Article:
PDE Secretary's testimony includes no plan to help financially strapped schools
Pennsylvania Education Secretary Ron Tomalis in his testimony before the Senate Appropriations Committee on Feb. 27 offered no real plan to support school districts spiraling into financial distress.
PSEA President Mike Crossey pointed out that Gov. Tom Corbett’s $860 million in school funding cuts from a year ago, with more cuts proposed this year, are so deep that some school districts are struggling to finance their daily operations. Nearly every school district has already cut programs and staff.
“Across Pennsylvania, the school funding crisis is impossible to ignore, but the Secretary offered no solutions to fix it,” Crossey said. “We can’t sweep the education of Pennsylvania’s students under the rug. We need to fix this problem before it gets worse.”
Crossey indicated that Secretary Tomalis and others in the Corbett administration continue to dispute that any state funding to Pennsylvania’s public schools has been reduced since the governor took office, a position at odds with regular local news reports about the consequences of this year’s school funding cuts.
“Every day the news media reports about school districts forced to cut programs, increase class sizes, cut staff, and impose fees to pay for student activities,” Crossey said. “To suggest that these funding cuts didn’t happen flies in the face of reality and delays a solution. Our students can’t wait. They deserve more than excuses.”
According to separate analyses from PSEA and other education organizations, Gov. Corbett’s FY 2012-2013 proposed budget would cut another $100 million from classroom instruction in the public schools. If the governor’s budget proposal is enacted, he will have cut $995 million from the public schools and the students who learn there since he assumed office.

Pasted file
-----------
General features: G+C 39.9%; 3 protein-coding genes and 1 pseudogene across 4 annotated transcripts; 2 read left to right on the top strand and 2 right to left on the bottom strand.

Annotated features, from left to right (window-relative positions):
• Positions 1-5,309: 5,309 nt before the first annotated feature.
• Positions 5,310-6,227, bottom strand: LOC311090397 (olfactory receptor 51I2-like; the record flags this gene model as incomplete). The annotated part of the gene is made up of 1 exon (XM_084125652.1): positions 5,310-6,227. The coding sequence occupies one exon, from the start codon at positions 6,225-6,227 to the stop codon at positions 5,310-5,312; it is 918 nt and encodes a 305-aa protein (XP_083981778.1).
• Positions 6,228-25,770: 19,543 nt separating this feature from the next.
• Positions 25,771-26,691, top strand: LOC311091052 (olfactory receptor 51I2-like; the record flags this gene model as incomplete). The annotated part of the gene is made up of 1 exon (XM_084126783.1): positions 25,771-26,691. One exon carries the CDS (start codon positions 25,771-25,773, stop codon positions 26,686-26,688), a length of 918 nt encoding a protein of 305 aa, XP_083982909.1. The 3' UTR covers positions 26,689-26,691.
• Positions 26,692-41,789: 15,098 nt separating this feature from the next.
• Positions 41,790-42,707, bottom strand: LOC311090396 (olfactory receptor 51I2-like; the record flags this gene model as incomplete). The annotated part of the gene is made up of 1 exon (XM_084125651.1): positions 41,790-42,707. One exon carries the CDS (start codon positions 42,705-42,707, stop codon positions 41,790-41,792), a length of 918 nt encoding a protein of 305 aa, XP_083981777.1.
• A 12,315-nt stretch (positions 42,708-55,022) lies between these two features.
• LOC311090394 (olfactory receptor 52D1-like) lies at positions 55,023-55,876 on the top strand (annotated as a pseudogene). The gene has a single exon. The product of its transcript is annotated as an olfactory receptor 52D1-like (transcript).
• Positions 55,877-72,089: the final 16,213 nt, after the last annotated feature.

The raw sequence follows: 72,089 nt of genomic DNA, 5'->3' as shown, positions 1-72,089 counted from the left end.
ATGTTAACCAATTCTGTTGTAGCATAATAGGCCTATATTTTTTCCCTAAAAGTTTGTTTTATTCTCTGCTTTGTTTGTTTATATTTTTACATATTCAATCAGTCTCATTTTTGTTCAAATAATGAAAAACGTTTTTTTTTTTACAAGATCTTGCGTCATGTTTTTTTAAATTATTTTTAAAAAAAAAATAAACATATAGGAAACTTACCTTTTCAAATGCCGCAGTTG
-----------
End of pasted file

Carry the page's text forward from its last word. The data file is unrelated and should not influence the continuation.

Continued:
Among the state-funded programs eliminated are the charter school reimbursement program, accountability block grant program, education assistance tutoring program, and dual enrollment program.
“Programs that work for students get cut when school districts don’t have the money to pay for them. It’s just that simple,” Crossey said. “Pennsylvania can do better. We can resolve this crisis if we all work together as the adults in the room.”
Crossey pointed out how critical it is to focus on providing the funding struggling schools need to pay for programs that are proven to work for their students, like those outlined in PSEA’s Solutions That Work proposal. These Solutions That Work include early childhood education, smaller class sizes, additional learning time for struggling students, and parental involvement.
Learn more at www.solutionsthatworkpa.org.
“The first step is acknowledging that there is a funding crisis in public schools across the state,” Crossey said. “I hope this administration will come to that conclusion soon and start working to solve it.”